Just a quick year end update on the UK Market timing indicators & the performance of the Compound Income Scores Portfolio (CISP). As I'm sure you are all aware it was a fairly benign year for investors despite all the political shenanigans in the UK and the various arguments about how bad or good the dreaded BREXIT is going to be, if indeed BREXIT does ever mean BREXIT. Consequently, unlike Mrs. May, UK equities proved to be quite stable despite this background and continued their bull run as project fear's worst nightmares failed to materialize. Indeed they ended the year in a strong fashion with unusually the FTSE 100 leading the way with a 5% total return. I say unusually, as for the rest of the year returns generally increased as you went down the size scale. For example for the full year FTSE returned just over 13% while the Fledgling Small Cap Index offered twice as much with total returns of over 26%, while the larger Mid & Small Cap Indices returned around 18% for the year.
Thus for Private Investors and others not tied to the indices by their jobs, it was a fruitful year for stock pickers who could dip in and out of or invest heavily into the smaller parts of the market more easily - if the returns of some of the Twitterati are anything to go by. I do however wonder if this might be the last hurrah of an elongated bull market and suspect that 2018 may be a lot tougher at some point. The market timing indicators do not however suggest that we should worry about that just yet, as given the strong end to the year, all the UK indices remain about 5% above their respective moving averages and the economic indicators that I analyse along side these are also still positive. So although there are always bearish voices out there, it seems we should continue to ignore them for now and continue to enjoy the ride.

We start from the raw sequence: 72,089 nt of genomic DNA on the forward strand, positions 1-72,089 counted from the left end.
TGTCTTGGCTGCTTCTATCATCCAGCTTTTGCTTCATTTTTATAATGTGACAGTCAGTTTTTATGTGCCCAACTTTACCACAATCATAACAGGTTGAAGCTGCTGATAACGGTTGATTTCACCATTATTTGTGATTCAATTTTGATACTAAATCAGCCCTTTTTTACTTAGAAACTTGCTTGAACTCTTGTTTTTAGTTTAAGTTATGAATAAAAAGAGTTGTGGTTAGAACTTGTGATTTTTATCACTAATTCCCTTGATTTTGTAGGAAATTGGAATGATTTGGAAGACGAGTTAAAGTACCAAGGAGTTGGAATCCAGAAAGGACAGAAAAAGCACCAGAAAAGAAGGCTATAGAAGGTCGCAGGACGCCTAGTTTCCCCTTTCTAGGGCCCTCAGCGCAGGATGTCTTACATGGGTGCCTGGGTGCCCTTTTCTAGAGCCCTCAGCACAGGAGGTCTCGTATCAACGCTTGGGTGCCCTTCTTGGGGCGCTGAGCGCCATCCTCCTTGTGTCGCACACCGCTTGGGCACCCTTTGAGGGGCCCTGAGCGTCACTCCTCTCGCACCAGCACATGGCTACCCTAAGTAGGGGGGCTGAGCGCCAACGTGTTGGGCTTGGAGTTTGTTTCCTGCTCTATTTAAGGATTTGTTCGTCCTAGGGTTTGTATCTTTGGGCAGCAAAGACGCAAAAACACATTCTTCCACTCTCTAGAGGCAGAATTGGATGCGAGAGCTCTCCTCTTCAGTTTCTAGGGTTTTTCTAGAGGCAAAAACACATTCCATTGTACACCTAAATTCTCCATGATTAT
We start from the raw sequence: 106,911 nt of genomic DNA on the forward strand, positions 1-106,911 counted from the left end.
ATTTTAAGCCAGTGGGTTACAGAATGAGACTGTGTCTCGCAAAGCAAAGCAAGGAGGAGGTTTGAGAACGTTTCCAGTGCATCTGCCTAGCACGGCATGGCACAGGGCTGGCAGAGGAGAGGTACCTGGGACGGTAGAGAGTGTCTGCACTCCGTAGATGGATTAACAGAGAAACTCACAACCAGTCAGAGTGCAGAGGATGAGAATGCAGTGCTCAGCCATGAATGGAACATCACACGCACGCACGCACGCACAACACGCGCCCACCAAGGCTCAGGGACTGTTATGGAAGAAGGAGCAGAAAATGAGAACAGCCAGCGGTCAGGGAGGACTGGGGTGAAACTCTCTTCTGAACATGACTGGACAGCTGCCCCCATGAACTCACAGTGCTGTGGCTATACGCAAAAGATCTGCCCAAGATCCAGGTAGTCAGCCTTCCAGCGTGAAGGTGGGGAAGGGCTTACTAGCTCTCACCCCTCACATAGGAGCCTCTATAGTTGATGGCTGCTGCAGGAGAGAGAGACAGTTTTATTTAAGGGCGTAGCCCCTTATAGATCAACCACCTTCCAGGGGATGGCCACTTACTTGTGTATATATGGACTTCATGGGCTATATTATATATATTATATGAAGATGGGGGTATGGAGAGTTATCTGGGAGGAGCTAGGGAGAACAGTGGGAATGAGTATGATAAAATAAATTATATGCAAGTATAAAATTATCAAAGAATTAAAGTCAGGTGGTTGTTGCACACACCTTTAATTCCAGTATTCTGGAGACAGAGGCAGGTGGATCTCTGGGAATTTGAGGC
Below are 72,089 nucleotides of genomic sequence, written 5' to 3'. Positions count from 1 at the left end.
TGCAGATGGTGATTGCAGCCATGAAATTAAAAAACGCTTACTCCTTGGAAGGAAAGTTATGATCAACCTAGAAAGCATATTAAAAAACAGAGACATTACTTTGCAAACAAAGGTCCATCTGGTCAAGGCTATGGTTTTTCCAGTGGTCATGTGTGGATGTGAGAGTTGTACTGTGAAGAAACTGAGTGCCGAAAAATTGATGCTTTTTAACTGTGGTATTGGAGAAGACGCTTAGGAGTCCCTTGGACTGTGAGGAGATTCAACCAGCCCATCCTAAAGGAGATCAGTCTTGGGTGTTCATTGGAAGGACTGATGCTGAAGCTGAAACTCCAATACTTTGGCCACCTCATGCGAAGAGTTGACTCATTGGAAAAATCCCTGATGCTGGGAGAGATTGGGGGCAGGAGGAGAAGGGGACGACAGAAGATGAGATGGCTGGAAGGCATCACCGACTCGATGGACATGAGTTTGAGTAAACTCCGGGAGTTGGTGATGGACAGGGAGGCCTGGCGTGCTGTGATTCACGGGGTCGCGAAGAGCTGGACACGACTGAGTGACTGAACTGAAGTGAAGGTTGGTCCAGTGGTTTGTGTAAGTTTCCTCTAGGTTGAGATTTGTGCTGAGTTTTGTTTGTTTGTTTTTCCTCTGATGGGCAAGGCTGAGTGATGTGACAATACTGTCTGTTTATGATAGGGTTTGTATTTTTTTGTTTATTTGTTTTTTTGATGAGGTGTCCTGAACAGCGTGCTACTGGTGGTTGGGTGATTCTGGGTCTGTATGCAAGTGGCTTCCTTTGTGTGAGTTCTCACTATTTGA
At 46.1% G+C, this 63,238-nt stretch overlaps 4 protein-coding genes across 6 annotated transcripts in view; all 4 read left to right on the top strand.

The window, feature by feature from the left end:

So onto the CISP and its returns for the month of December which were +5.5%, unsurprisingly positive again given the above market background. This compared to 4% from the FTSE All Share. This meant a total return of 39.4% for the year which was 26.3% ahead of the total return from the FTSE All Share, but also the Mid Cap, Small Cap & AIM indices which it has about 75% exposure to. Since inception of this portfolio in April 2015 it is now up by 68.8% which equates to an annualised return of 25.3%, albeit that this has been achieved in a very favourable market background. Thus as I say it was a fruitful year for those able to invest heavily in the smaller & perhaps under researched parts of the market. I think this may become more of a feature in the year ahead with the MIFID directives meaning that there is likely to be less research available on smaller Companies.
Talking of research - I wouldn't worry too much about MIFID & lack of research though as from experience I know much of it was just marketing material and analysts were usually hopeless as forecasting and most of their recommendations were either Buy or Hold and hardly ever Sell as they didn't want to upset the Companies & or their clients. Having said that there are now some wonderful resources out there for Private Investors with the likes of Stockopedia and Sharepad etc. plus the availability of RNS's and other relevant news at the click of a mouse. Personally I'll be using the Compound Income Scores, together with Stockopedia Stock Ranks more in the future to manage my portfolios as I firmly believe that these models can be a great help in identifying shares that outperform, as demonstrated by various portfolios based on them for example. If you are not familiar with the Compound Income Scores you can read more about the background to them and how to get access to them if you want by clicking here.
Finally, as we approach the New Year I resolve to try and do better on my Blog next year as I know I rather lost interest in it this year as I found it was not a good use of my time, especially when people were spending such a short period of time actually reading it! So may I wish you all a Happy New Year (if you have read this far) and good luck with sticking to your resolutions and with your investing in the year ahead.